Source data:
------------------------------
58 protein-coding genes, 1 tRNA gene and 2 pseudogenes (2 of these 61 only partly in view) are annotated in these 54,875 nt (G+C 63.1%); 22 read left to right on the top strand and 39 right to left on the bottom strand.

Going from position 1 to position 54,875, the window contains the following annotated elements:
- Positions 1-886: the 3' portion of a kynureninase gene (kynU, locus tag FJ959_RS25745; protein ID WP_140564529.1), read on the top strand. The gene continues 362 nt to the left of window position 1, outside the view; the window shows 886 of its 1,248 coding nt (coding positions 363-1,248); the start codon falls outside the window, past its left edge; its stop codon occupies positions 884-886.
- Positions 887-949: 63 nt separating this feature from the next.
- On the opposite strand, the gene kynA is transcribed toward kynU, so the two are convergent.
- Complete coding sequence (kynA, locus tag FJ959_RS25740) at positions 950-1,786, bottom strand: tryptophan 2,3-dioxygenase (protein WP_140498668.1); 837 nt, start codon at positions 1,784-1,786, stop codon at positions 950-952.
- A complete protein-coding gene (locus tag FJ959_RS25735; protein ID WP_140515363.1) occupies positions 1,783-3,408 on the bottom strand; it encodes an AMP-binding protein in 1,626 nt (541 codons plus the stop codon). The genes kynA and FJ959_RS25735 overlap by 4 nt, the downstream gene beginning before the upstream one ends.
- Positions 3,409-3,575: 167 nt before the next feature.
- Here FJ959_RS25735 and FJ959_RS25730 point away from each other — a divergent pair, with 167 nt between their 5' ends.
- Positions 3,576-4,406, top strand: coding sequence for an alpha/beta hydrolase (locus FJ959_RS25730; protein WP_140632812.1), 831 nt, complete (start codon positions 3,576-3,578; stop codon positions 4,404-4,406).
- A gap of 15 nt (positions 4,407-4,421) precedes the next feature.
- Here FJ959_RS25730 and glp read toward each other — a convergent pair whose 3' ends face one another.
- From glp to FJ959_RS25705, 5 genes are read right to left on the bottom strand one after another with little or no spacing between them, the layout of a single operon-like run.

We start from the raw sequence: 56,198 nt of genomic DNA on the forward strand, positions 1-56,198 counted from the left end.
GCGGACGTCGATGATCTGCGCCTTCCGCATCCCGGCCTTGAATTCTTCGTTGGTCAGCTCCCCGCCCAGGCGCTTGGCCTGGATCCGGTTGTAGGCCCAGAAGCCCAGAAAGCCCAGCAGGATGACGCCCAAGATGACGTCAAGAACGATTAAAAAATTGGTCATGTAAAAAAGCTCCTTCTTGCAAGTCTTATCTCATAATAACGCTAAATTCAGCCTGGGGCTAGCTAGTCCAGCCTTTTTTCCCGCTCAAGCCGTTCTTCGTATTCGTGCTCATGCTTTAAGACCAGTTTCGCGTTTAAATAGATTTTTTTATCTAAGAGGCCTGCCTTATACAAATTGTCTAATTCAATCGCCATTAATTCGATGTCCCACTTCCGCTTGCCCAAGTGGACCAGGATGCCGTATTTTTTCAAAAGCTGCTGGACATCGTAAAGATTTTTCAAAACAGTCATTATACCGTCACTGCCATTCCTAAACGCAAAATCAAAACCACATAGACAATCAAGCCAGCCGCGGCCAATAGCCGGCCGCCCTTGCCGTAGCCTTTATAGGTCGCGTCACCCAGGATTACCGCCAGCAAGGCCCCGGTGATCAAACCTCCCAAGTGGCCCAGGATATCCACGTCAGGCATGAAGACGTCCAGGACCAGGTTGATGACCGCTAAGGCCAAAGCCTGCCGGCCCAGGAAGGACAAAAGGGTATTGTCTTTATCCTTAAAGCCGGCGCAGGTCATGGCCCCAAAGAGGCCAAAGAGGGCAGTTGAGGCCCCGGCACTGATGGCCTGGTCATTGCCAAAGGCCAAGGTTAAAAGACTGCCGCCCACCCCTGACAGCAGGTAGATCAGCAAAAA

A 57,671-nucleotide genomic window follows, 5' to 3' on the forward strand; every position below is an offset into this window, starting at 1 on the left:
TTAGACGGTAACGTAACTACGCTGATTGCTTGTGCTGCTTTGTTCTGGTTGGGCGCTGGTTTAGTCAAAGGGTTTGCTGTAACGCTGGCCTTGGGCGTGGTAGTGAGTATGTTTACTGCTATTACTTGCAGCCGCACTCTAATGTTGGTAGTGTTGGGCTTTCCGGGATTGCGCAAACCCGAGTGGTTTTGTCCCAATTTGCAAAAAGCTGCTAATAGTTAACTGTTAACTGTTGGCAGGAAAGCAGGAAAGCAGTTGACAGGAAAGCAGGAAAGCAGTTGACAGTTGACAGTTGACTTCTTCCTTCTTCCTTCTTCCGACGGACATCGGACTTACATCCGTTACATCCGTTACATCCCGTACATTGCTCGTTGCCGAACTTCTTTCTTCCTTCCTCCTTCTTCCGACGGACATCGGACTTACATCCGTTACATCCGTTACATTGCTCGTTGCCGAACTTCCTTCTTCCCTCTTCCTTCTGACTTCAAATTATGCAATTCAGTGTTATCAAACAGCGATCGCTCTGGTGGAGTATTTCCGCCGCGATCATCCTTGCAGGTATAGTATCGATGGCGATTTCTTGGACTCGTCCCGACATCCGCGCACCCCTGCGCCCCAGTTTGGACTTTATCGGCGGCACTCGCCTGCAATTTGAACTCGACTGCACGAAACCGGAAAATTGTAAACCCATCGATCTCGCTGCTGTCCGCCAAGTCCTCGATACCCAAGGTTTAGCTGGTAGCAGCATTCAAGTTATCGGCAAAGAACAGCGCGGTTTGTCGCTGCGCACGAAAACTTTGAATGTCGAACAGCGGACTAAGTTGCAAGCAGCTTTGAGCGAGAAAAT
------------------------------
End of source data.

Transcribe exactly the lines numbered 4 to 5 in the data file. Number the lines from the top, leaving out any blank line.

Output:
- Positions 887-949: 63 nt separating this feature from the next.
- On the opposite strand, the gene kynA is transcribed toward kynU, so the two are convergent.